the video is absolutely hilarious I gotta say that.

    @Chris It is no secret anymore that all these faith healers do is stage a big show. All their volunteers are actually no volunteers at all. Those people are carefully planted among the audience and are motivated in some way or another to ACT. That is how you explain the fact that only a few people ever get healed, they are paid to be healed!

    Do you personally know someone close to you? friend, relative,neighbor, co worker who had a long standing illness, went to one of these faith healers and got healed?

    I think I already know the answer to that.

  7. says

    The Devil,

    There is no doubt that fear of death or the loss of a loved one is what drives most people to religion.
    Greta Christina has a nice article about atheist philosophies of death that you might want to check out.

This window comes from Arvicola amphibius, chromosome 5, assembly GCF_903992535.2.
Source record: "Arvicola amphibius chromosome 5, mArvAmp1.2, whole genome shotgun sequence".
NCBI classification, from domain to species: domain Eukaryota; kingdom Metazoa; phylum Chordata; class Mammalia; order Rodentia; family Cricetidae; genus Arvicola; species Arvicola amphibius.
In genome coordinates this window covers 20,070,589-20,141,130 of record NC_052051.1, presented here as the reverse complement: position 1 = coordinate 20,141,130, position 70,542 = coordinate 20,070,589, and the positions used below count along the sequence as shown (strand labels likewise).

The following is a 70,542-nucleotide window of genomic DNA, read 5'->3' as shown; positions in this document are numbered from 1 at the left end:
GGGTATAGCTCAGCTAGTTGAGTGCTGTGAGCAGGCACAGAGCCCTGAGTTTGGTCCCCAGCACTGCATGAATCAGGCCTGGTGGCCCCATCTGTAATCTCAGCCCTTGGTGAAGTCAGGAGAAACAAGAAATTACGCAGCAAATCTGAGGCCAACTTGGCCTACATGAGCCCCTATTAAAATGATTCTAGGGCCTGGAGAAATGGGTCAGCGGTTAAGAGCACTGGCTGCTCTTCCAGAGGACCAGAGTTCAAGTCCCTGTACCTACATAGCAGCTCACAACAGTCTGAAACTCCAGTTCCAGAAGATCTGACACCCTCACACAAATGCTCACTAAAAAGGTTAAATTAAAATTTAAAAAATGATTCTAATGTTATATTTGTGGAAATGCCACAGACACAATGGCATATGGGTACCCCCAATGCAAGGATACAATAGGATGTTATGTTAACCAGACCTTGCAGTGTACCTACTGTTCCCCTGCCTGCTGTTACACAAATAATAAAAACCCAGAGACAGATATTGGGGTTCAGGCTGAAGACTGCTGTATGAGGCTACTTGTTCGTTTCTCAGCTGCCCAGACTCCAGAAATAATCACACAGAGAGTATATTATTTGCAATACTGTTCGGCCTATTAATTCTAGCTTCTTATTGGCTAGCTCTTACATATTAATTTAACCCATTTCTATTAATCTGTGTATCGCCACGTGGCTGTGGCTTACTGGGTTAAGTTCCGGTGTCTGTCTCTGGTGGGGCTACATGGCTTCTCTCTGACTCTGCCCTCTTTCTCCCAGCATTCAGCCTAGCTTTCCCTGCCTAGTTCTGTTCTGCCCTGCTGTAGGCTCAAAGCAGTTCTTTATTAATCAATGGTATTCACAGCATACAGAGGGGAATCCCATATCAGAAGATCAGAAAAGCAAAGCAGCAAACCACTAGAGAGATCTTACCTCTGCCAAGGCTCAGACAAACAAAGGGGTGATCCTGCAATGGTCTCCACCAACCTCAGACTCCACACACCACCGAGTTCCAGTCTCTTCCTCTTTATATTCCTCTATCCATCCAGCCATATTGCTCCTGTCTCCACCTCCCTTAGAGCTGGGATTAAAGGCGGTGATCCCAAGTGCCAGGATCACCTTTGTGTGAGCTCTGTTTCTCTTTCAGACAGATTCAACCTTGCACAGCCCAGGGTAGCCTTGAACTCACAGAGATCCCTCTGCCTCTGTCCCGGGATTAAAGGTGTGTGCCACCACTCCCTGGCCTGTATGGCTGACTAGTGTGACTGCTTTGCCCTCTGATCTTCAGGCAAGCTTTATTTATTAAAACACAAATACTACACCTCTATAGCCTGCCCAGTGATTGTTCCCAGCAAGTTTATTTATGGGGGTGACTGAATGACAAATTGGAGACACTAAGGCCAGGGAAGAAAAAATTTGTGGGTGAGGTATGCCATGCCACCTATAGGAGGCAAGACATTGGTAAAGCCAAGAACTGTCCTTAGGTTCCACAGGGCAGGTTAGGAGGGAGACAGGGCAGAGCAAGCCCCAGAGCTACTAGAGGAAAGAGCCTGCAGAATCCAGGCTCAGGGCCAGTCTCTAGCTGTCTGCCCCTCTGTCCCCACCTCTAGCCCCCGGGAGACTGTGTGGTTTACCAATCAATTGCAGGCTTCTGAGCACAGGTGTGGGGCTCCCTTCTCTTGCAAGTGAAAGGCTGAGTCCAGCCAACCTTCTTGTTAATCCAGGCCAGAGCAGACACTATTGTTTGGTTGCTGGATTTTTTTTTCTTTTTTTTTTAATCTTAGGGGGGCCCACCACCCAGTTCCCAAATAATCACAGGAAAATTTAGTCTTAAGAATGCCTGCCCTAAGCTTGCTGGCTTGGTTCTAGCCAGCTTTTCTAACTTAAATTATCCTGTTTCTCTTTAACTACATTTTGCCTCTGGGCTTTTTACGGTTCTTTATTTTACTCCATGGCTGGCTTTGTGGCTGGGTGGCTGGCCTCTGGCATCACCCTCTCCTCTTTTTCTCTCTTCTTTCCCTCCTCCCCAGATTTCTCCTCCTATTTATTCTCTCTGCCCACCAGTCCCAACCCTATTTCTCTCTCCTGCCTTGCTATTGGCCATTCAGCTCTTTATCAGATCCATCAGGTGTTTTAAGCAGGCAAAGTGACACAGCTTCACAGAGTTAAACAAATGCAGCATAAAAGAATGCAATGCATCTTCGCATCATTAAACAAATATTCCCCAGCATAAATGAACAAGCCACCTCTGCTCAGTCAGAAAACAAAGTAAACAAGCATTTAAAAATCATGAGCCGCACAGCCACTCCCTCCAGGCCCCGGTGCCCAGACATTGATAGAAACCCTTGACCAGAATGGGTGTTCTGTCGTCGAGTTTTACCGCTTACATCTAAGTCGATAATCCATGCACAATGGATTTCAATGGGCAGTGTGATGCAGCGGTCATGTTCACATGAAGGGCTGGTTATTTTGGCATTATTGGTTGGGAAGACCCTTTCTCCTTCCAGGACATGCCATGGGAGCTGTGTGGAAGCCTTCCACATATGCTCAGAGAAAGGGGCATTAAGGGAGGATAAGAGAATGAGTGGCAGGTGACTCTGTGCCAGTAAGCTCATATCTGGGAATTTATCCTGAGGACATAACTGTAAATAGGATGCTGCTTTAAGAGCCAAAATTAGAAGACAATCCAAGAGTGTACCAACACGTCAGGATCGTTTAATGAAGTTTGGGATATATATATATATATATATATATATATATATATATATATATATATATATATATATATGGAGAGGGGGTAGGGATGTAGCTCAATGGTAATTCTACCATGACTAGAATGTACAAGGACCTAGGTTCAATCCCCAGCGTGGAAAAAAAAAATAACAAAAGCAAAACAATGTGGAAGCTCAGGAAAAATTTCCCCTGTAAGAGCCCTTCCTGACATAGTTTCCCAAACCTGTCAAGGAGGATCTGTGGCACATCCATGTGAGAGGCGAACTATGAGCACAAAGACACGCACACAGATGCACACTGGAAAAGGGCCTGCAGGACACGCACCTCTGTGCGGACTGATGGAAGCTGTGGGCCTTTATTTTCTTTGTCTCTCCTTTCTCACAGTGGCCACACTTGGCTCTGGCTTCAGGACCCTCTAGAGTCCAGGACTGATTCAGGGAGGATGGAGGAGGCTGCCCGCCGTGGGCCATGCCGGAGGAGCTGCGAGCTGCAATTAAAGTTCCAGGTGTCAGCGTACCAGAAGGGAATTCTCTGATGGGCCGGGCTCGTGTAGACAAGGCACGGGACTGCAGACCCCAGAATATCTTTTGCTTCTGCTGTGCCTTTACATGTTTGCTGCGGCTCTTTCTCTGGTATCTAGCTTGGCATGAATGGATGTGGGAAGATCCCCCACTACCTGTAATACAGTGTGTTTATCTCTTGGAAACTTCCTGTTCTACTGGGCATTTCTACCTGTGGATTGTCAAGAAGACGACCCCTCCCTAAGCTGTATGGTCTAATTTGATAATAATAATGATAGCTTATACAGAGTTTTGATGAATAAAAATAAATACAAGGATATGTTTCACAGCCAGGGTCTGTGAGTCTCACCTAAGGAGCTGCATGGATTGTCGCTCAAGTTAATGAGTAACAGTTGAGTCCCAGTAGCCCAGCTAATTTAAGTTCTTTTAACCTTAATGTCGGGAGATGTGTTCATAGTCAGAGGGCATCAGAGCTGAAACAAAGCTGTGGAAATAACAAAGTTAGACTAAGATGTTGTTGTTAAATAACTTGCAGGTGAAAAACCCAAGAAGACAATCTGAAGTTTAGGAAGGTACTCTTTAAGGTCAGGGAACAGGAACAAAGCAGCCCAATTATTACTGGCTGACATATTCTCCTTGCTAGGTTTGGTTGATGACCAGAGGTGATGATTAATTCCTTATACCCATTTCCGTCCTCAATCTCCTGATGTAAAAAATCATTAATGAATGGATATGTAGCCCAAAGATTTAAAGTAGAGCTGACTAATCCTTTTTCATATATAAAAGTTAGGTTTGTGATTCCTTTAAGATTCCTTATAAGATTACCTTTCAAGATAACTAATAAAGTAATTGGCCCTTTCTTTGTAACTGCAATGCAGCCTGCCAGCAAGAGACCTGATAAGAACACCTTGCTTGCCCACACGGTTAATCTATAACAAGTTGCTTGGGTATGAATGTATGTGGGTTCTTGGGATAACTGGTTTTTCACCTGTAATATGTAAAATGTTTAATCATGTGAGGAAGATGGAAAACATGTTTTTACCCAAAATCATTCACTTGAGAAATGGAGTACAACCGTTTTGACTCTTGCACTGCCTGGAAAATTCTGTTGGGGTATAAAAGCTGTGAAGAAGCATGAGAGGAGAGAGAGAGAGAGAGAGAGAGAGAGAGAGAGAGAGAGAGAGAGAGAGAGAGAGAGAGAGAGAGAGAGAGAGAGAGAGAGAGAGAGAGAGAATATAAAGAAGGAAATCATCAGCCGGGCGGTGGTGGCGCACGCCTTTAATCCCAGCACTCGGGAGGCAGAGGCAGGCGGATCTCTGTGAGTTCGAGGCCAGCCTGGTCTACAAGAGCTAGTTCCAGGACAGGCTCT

I am also preparing a series titled ‘Facing death’ where I will expand on this topic sometime in the future.

  8. says

    Thanks Mano for turning me on to Greta Christina’s atheist philosophies of death. Found a lot of the same thoughts running through my mind appearing in her blog post and in the comments. Still afraid. Still looking for a remedy to treat ones fear of death. Philosophy’s dandy. But liquor’s quicker. (Laughter may not be the best medicine but it sure helps break the tension. Funny video.)

  9. Anonymous says

    Chris, among those who have been healed, how come there are no amputees? I have never heard of an amputee having a severed limb restored by any god or supernatural entity? Any explanation?